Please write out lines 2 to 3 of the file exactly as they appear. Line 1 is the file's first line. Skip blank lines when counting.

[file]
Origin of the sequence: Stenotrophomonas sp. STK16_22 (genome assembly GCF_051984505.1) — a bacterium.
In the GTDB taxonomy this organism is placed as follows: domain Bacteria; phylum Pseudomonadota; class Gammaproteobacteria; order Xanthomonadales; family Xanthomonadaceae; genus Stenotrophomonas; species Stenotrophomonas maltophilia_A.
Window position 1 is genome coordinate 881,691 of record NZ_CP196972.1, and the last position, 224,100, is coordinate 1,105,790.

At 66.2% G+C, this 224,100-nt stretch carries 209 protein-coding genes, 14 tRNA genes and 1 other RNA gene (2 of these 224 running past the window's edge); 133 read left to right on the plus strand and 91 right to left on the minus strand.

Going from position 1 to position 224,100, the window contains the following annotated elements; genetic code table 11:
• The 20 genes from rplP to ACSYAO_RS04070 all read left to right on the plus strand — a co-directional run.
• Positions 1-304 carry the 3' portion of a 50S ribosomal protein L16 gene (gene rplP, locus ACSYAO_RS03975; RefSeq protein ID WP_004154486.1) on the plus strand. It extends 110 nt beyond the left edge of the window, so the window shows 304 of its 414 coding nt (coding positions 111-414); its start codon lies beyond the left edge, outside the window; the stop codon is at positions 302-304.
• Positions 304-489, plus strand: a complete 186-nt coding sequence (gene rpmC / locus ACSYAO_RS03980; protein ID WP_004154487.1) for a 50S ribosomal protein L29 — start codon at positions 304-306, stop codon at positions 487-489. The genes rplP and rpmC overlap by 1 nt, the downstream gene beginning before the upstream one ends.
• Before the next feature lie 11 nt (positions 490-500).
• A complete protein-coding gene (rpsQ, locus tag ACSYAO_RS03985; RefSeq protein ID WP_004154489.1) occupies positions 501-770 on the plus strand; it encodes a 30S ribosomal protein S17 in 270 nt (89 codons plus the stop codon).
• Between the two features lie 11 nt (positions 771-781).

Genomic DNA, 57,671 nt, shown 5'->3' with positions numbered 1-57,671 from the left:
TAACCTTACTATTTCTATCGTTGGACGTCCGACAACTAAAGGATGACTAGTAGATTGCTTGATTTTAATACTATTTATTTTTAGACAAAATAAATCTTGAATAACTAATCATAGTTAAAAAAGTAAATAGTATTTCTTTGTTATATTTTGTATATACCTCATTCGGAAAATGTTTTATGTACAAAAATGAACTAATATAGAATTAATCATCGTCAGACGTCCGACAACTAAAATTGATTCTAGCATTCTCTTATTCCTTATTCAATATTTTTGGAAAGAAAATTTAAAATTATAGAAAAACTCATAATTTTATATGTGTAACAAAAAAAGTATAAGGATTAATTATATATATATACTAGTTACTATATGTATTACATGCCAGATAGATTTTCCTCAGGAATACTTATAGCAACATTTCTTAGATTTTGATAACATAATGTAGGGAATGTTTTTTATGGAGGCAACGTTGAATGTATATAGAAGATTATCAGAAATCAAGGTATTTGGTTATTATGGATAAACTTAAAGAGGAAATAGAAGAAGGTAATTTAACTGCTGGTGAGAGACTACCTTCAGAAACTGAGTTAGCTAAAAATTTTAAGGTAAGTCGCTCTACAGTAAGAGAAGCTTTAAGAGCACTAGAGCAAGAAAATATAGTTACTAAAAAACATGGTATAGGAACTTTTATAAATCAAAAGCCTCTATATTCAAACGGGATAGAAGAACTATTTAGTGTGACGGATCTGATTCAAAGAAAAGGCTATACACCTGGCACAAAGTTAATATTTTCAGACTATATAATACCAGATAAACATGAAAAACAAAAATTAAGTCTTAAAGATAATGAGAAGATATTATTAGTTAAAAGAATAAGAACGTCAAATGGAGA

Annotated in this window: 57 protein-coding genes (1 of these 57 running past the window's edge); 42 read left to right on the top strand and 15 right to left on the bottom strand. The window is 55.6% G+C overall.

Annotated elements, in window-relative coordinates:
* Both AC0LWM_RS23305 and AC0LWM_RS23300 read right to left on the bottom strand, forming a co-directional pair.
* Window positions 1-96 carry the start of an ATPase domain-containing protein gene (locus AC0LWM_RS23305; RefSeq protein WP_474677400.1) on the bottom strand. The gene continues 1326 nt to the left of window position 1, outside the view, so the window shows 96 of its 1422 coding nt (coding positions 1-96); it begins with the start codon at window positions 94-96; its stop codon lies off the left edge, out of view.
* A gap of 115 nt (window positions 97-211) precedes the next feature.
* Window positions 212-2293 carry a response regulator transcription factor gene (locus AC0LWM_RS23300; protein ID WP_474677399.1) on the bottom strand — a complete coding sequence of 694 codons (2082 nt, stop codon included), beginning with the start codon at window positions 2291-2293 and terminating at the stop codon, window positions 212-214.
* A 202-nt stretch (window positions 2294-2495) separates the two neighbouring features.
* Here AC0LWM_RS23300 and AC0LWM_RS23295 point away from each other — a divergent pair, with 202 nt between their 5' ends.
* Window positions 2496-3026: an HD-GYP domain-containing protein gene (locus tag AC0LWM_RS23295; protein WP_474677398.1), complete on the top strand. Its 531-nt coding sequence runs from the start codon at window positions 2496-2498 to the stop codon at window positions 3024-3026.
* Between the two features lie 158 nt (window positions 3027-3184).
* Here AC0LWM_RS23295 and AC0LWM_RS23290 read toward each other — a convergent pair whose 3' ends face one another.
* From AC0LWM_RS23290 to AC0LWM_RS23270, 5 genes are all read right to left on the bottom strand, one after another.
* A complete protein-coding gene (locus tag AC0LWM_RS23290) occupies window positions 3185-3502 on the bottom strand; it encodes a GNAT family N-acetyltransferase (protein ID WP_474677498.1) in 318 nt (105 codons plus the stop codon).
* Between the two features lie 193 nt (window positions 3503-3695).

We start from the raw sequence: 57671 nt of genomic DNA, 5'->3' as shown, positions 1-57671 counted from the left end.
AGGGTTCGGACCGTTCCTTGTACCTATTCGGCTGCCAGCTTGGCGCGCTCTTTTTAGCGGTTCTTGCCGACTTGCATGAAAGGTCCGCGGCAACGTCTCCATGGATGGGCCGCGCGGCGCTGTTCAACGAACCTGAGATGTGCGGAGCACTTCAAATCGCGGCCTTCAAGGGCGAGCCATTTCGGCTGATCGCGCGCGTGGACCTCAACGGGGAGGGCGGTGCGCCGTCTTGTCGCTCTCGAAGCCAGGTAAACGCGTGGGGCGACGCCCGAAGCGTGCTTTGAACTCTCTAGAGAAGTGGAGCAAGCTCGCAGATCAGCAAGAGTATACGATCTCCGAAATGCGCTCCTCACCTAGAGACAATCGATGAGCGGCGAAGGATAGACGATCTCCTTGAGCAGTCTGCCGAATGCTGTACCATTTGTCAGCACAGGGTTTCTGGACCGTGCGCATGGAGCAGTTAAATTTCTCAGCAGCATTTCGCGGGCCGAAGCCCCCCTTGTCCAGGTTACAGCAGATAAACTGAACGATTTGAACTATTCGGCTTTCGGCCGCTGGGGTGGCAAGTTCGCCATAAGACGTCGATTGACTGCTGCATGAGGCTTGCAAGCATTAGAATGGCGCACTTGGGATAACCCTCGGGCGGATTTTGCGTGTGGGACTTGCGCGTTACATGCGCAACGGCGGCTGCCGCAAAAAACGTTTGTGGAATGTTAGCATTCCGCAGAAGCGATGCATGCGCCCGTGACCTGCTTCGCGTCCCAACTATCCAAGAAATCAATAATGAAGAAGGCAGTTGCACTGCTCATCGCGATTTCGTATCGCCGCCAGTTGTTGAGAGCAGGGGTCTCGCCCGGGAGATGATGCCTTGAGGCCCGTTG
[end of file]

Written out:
In the GTDB taxonomy this organism is placed as follows: domain Bacteria; phylum Pseudomonadota; class Gammaproteobacteria; order Xanthomonadales; family Xanthomonadaceae; genus Stenotrophomonas; species Stenotrophomonas maltophilia_A.
Window position 1 is genome coordinate 881,691 of record NZ_CP196972.1, and the last position, 224,100, is coordinate 1,105,790.